United States of America, Plaintiff-appellee, v. Hipolito Rivera-ramirez, Defendant-appellant, 715 F.2d 453 (9th Cir. 1983)Annotate this Case
Andres Alonso, Jr., Los Angeles, Cal., for plaintiff-appellee.
James P. Walsh, Jr., Los Angeles, Cal., for defendant-appellant.
Appeal from the United States District Court for the Central District of California.
Before HUG and CANBY, Circuit Judges, and RYAN,* District Judge.
HUG, Circuit Judge:
Hipolito Rivera-Ramirez appeals an order denying his Fed. R. Crim. P. 32(d) motion to withdraw his guilty plea. Because none of the asserted errors constitutes manifest injustice, the denial of the motion was not an abuse of discretion. We therefore affirm.
Rivera-Ramirez was indicted on one count of possession of cocaine with intent to distribute and one count of conspiracy. 21 U.S.C. §§ 841(a) and 846. He pleaded not guilty to these charges, but subsequently entered into plea negotiations with the United States Attorney prosecuting the case. Through his attorney, Rivera-Ramirez agreed to accept the plea agreement offered by the Government.
At a hearing on November 16, 1981, Rivera-Ramirez withdrew his plea of not guilty and announced his intention to plead guilty to both counts of the indictment. He was represented by counsel and also aided by an official court interpreter. The district judge read to Rivera-Ramirez the charges pending against him. The judge then questioned him as to his understanding of his trial rights and his satisfaction with his attorney's representation. Rivera-Ramirez responded that he understood each of his constitutional rights and that his plea was not the product of coercion, promises, or threats, but would be given freely and voluntarily. He acknowledged that the plea agreement he had entered into was based only on the Government's promise not to indict him on an additional charge, and that no representations had been made as to the sentence he would receive. He stated his understanding that the court "can give me a fifteen-year sentence for each charge and $25,000 fine for each," and was further advised of the possibility of a maximum lifetime special parole term and of an impact on his immigration status. The judge then explored the factual basis for the plea, accepting comments from Rivera-Ramirez, his attorney, and the prosecutor. Having found that the plea was knowing and voluntary and that a factual basis existed, the court accepted Rivera-Ramirez's plea of guilty to both counts. At a subsequent hearing, he was sentenced to the maximum penalty--two consecutive fifteen-year terms, a fine of $50,000, and a lifetime special parole term.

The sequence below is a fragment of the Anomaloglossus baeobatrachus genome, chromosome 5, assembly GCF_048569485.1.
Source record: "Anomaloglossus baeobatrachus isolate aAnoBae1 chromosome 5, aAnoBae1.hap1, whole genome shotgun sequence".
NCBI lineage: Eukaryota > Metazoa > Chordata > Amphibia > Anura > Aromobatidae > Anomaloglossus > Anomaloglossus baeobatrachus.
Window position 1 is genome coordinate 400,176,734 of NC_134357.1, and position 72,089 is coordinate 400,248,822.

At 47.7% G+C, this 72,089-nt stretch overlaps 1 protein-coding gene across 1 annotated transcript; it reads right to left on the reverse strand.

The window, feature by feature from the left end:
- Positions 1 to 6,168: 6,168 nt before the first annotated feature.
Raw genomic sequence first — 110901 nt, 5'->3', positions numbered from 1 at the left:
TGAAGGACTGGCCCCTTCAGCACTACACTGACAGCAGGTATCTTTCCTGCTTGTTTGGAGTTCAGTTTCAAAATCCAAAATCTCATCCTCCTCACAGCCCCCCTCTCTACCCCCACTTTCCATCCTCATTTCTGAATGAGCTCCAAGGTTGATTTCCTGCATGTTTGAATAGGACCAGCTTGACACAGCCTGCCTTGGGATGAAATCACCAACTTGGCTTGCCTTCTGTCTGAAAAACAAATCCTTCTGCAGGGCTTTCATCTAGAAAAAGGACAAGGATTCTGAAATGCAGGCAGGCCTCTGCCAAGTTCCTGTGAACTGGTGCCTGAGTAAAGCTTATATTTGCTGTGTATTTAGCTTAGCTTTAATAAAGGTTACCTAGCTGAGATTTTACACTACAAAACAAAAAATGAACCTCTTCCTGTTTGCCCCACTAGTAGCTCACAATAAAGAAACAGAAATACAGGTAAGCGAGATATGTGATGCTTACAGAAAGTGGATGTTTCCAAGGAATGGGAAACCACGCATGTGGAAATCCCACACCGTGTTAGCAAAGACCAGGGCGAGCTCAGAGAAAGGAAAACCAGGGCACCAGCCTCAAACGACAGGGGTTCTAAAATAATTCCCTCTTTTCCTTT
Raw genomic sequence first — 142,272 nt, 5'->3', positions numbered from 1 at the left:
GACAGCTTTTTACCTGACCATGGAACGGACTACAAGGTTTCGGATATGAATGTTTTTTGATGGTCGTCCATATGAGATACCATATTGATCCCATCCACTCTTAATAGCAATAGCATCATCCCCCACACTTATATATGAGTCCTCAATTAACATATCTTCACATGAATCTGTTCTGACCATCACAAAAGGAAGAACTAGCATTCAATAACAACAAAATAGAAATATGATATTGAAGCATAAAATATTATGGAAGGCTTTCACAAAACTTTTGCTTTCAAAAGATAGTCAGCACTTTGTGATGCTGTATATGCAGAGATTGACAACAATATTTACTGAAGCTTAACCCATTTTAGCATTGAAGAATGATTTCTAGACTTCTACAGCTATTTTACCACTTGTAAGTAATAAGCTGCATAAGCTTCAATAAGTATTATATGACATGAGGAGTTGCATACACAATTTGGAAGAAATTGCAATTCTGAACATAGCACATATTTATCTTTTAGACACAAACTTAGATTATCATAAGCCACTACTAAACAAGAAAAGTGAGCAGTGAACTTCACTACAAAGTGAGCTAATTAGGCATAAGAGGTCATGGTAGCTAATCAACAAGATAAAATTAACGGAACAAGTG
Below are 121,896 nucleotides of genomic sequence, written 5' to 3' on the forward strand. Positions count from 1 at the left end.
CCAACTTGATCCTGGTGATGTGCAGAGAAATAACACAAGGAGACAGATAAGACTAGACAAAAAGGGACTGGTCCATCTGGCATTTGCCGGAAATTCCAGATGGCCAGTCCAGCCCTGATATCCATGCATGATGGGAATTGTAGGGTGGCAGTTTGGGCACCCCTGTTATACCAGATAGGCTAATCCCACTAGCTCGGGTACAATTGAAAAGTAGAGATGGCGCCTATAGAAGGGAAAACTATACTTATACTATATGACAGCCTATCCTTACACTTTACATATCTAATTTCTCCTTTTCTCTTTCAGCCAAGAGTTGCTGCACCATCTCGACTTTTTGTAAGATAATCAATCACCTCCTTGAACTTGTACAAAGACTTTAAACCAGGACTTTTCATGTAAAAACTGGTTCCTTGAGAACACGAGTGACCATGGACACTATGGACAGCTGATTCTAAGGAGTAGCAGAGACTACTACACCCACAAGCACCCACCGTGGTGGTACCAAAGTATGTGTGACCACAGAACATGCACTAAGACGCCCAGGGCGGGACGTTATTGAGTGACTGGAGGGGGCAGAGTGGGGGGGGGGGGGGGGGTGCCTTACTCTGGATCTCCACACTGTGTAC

Several months later Rivera-Ramirez obtained new counsel. On May 17, 1982, he filed a motion under Fed. R. Crim. P. 32(d) for leave to withdraw his guilty plea. He contended his plea hearing had been conducted in violation of Fed. R. Crim. P. 11 and various constitutional provisions. Following a hearing, the district court denied the motion, and Rivera-Ramirez appeals the refusal to permit withdrawal of the plea.
Rivera-Ramirez's primary contention on appeal is that the district court failed to comply with the requirement of Rule 11(c) (1) that the court "address the defendant personally in open court and inform him of, and determine that he understands, ... the nature of the charge to which the plea is offered ...." Specifically, Rivera-Ramirez argues that, following the reading of the indictment, the court was obligated to explain further the terms "conspiracy" and "possession" and to inquire as to Rivera-Ramirez's understanding of these terms. He contends that the court's failure to satisfy the formal requirements of Rule 11 invalidated his guilty plea.
These claims require us to determine what burden a defendant bears in asserting a claim under Rule 32(d). Rule 32(d) provides:
A motion to withdraw a plea of guilty or of nolo contendere may be made only before sentence is imposed or imposition of sentence is suspended; but to correct manifest injustice the court after sentence may set aside the judgment of conviction and permit the defendant to withdraw his plea.
In McCarthy v. United States, 394 U.S. 459, 472, 89 S. Ct. 1166, 1174, 22 L. Ed. 2d 418 (1969), the Supreme Court, in reviewing a judgment on direct appeal, held that a defendant whose plea was accepted in technical violation of Rule 11 was entitled to have the plea set aside and to plead anew. Until recently there was considerable question as to whether a technical violation of Rule 11 entitled the defendant to have the plea set aside in a collateral proceeding under 28 U.S.C. § 2255 or under Fed. R. Crim. P. 32(d).